The National Jewish Coalition, the Republican Jewish group whose leaders condemned Buchanan from the outset of his campaign, turned up the heat recently, issuing a report that declared Buchanan's positions the "antithesis" of the GOP's positions and declared its "strong opposition" to his candidacy.
Aside from his offensive rhetoric, Buchanan has held positions on many issues strongly at odds with mainstream Republican views.
Buchanan has said he would impose a five-year moratorium on all legal immigration, and turn welfare programs over to the states for five years, at which point he would end federal support outright.
Buchanan has blam-ed increased violence and pornography in the United States to the lack of prayer in schools. So he has urged a constitutional amendment that brings prayer back to the classroom and halts the "de-Christianization of America."
Buchanan plans to work for a constitutional amendment ending all legal abortions in America, including cases involving rape and incest.
In addition to his protectionist views on trade, Buchanan also told supporters at campaign stops there would be no foreign aid in a Buchanan administration.
Addressing the issue of aid to Israel in particular, Buchanan said on a recent broadcast of CBS' Face the Nation: "While we don't have a formal treaty alliance with [Israel], we've undertaken something of a moral obligation to help them defend their security and survival."
Whatever his current views on Israel or the Middle East, Buchanan is unlikely to make many Jewish friends.
For Rabbi Avi Weiss, a New York rabbi whose Coalition for Jewish Concerns-AMCHA dog-ged Buchanan during his race for the White House, "he is a smart anti-Semite. He doesn't wear it on his sleeve."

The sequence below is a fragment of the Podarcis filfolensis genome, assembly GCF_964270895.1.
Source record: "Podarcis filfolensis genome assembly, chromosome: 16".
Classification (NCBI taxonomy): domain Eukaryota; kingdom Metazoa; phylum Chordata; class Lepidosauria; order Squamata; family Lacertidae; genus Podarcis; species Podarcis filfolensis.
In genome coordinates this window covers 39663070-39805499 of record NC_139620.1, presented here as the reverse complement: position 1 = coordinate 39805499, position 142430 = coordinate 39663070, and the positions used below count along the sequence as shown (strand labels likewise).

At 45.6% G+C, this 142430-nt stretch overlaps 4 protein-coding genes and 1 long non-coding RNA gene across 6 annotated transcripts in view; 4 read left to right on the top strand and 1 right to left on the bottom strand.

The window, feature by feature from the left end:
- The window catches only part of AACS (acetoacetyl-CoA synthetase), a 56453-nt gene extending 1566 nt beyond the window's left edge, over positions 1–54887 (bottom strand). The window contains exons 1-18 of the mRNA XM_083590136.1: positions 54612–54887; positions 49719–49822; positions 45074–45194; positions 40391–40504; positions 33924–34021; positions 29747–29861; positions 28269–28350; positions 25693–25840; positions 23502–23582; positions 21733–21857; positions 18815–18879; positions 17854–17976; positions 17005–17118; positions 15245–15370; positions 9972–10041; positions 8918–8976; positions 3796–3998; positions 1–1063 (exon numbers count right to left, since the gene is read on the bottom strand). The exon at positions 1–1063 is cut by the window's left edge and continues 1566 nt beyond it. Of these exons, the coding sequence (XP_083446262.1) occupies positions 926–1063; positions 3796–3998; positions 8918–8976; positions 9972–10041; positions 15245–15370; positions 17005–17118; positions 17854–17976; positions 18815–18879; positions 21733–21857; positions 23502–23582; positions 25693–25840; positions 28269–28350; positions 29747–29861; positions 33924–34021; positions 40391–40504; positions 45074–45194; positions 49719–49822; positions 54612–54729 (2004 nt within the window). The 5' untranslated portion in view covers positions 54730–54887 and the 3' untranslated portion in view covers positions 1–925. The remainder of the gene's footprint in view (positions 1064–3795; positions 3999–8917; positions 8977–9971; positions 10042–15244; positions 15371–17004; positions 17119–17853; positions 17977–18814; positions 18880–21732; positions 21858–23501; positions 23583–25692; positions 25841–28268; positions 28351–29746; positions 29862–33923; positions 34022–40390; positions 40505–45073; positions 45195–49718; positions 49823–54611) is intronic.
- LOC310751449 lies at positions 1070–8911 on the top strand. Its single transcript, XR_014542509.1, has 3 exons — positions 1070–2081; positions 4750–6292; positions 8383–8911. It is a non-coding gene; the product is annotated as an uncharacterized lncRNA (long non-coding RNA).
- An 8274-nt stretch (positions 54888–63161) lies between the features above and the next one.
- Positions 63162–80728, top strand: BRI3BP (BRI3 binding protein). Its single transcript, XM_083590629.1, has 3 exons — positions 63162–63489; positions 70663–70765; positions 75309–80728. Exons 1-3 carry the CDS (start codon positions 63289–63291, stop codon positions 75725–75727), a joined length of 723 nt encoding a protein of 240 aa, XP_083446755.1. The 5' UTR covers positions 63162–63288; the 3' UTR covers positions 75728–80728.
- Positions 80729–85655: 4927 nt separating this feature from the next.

But, Weiss added, "he is one of the most dangerous anti-Semites in America today."
When four Jewish protesters from Weiss' group rushed the stage during Buchanan's campaign announcement last March, the candidate bellowed to his cheering throngs, "Now you see. This is what we're fighting against."
Buchanan had to fight against Jewish protesters throughout his campaign. What AMCHA terms "truth squads" followed Buchanan at many stops along the campaign trail to protest his candidacy.
Nonetheless, some Jews have supported Buchanan's bid for the presidency — including Rabbi Yahuda Levin of New York, who has served as one of Buchanan's four campaign co-chairmen.
Levin ran for mayor of New York in 1985 on the Right to Life ticket against then-Mayor Ed Koch. He also ran against Democrat Rep. Steven Solarz as the Right to Life candidate in 1984.
He acknowledged he "is troubled" by Buchanan's "emphasis on defending Nazi war criminals. He feels that Hitler had courage. So what?"
On "80 or 90 percent of the issues," however, "I agree with him," Levin said.
Buchanan's campaign also attracted many extremists, including campaign co-chairman Larry Pratt, who took a leave of absence to defend himself for attending rallies with Ku Klux Klan, white supremacist and militia leaders.
Other supporters, including some of his elected delegates, reportedly have ties to David Duke, the former Louisiana gubernatorial candidate who was a leader with the Klan.
Some former associates suggested a good way for Buchanan to have built his candidacy would have been to follow a recommendation by Safire in a 1991 column — to start to distance himself from his past and his extremist supporters.
"I can see how some wiseguy cracks of mine in the past can be taken as anti-Semitic," Safire suggested that Buchanan say. "I did not mean to hurt or frighten any group of Americans, and to the extent I did I repudiate it right now."
But Buchanan, who became a GOP frontrunner after winning New Hampshire, has made no apologies. So now he returns to his 1992 position as a largely symbolic protest candidate.